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Executive Director speaks about waterfront problems

PETER THOMPSON: IR, of course, is at the centre of the ANL sale and the unions walking away from P O as you've been suggesting they would, but Kim Beazley wants to keep on rowing.

PRU GOWARD: Yes. Well, there are really a couple of options. They can actually just slowly liquidate ANL or they can offer the union a bigger sweetener and encourage the sale to P O with some sort of greater advantage to the union, or they could just sell it to P O anyway, or they can restructure it along the lines that the union wants and keep it in government hands. That last option, I think, is most unlikely, but it is possible that they would find a bit more money to offer the union in any arrangement with P O, and of course, with the coffers, in some senses, in a parlous state, they could equally just be tempted to let the whole thing rot away, or literally rust away and slowly liquidate it.

But joining me, now, is Greg Bondar from the Australian Chamber of Shipping - the Australian Chamber of Shipping, of course, an organisation that would be most affected if the union movement decided to take industrial action as a result of these negotiations.

Greg Bondar, thanks for joining us. And how likely do you think industrial action is?

GREG BONDAR: Well, I think the MUA has made it fairly clear that in the event of a decision being made by the Government which does not accord with the union's thinking, it will bring the waterfront to a halt.

PRU GOWARD: But we're at least a couple of weeks away from that, aren't we?

GREG BONDAR: Oh, absolutely, and I hope we never get to it. The situation is that the Government has before it two options - as you said, restructure, sell. If the MUA does not have its thinking endorsed by the Government, I can see a stoppage at the waterfront and that's not going to be good for anybody.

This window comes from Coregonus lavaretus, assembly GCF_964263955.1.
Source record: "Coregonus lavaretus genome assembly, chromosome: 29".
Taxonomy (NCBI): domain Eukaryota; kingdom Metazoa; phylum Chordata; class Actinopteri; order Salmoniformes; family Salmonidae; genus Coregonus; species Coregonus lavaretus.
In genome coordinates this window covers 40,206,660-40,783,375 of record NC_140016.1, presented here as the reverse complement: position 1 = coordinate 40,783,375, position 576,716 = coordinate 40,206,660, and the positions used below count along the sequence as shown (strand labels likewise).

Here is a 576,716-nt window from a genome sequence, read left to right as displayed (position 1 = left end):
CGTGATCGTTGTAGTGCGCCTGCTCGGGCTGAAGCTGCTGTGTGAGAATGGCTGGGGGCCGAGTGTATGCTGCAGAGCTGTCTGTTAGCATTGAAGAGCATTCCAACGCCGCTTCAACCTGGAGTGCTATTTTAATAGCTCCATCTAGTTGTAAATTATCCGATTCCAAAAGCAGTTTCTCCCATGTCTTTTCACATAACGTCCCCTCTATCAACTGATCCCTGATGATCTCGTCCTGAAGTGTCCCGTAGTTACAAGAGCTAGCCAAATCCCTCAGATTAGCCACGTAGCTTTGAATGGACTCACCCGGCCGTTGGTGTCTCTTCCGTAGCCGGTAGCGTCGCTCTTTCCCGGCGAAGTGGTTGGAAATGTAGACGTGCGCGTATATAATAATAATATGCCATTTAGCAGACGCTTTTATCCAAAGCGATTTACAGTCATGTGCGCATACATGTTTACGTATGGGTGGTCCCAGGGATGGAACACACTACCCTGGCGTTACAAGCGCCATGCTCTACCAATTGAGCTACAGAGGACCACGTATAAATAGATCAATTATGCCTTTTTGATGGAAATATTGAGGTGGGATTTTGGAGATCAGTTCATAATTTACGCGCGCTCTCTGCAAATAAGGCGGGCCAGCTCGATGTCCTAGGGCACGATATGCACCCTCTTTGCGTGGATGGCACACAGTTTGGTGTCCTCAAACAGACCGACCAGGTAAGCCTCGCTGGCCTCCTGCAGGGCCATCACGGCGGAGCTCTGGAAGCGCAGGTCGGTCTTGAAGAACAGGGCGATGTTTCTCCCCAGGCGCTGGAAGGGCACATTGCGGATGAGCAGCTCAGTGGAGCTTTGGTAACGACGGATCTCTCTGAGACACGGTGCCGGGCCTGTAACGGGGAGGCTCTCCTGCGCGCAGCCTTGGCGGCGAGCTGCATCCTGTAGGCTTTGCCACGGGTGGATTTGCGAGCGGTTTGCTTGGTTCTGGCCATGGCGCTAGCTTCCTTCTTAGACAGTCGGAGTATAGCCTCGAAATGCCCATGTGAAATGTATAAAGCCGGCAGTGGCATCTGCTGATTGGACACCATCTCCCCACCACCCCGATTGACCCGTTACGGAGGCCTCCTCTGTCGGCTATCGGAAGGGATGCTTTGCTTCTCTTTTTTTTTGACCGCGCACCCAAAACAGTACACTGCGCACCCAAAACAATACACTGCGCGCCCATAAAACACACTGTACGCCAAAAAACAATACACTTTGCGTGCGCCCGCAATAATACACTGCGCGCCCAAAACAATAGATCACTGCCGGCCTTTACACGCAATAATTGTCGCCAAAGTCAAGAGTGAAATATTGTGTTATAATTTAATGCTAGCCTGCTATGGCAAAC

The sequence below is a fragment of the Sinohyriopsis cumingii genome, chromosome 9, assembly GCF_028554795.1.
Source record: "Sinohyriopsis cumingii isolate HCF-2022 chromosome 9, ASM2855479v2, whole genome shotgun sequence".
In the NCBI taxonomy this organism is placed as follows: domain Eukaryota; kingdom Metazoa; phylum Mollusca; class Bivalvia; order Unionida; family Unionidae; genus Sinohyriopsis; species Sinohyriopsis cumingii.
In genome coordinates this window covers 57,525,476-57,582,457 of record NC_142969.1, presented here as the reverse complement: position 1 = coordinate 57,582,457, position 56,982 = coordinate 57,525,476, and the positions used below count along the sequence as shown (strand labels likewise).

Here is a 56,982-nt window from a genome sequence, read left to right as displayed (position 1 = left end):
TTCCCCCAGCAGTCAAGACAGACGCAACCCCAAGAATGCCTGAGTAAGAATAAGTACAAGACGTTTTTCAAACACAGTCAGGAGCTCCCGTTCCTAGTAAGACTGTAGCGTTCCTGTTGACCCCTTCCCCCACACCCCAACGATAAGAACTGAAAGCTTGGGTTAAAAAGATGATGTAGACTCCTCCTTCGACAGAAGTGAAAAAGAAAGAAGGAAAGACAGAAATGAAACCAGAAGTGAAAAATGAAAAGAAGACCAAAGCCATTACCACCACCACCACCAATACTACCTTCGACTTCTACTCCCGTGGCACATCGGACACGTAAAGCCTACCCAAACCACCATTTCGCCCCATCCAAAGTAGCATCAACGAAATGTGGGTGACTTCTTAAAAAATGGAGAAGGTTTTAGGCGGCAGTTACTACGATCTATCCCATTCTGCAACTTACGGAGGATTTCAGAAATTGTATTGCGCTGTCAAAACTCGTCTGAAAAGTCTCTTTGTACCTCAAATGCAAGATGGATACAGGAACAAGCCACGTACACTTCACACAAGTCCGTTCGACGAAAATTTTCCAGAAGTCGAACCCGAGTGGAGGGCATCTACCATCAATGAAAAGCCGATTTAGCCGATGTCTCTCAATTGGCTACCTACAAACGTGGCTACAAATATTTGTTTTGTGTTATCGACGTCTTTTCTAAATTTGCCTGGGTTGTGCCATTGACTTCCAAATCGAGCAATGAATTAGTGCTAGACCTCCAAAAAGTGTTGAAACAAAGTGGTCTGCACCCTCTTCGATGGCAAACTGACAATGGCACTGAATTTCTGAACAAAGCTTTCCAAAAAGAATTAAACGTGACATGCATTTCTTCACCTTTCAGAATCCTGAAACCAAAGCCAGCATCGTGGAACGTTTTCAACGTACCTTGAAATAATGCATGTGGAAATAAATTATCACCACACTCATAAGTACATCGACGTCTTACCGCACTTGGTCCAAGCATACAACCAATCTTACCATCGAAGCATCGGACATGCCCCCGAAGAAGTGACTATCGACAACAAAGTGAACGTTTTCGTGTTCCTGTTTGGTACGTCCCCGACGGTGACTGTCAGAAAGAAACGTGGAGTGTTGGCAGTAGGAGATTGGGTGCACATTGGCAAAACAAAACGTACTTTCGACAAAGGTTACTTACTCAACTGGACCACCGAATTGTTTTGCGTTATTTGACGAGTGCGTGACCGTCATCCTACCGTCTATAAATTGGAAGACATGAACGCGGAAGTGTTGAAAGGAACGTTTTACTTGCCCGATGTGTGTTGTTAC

PRU GOWARD: And would you agree that there is no union if there is no ANL?

GREG BONDAR: Well, I think the situation is that should ANL cease to exist, the Maritime Union of Australia would find itself with one less Australian ship to have its members represented at. So therefore, that possibility is likely but, once again, it all depends on the arrangement that ANL and P O come to as to the crewing arrangements, as to membership and so forth.

PRU GOWARD: And you plan to take legal action if the union takes strike action over this-correct?

GREG BONDAR: Not the chamber personally. What we're intending to consider at the moment is - and as has been the case in the past - that if, in the event that the strike is one of bringing the whole of the waterfront to a halt, the shipping industry - and, along with the shippers, the owners of cargo and along with anybody else - has the option before it to look at the number of actions, one of which is secondary boycott-type action under the Industrial Relations Act. It can look at damages under common law. Individuals, such as shipping lines, can look at their own action and whether that might be rescheduling of their ships or what have you. So there are a whole number of options available. I think the point we would like to make - and the chamber is certainly pushing that - that the time has come that the innocent third parties can no longer sit back and be subjected to this sort of industrial blackmail.

PRU GOWARD: So this is a threat.

GREG BONDAR: It's not a threat. It's no more of a threat than MUA's - bringing the waterfront to a halt. What it is, is that I think the time has come to look at ways of countering the continual threat and the continual stoppages on the waterfront which have disrupted trade, damaged our international reputation. And more than that, I think, it's not good for the shipping industry, including ANL.

PRU GOWARD: Greg Bondar, thanks for your time this morning. Greg Bondar from the Australian Chamber of Shipping.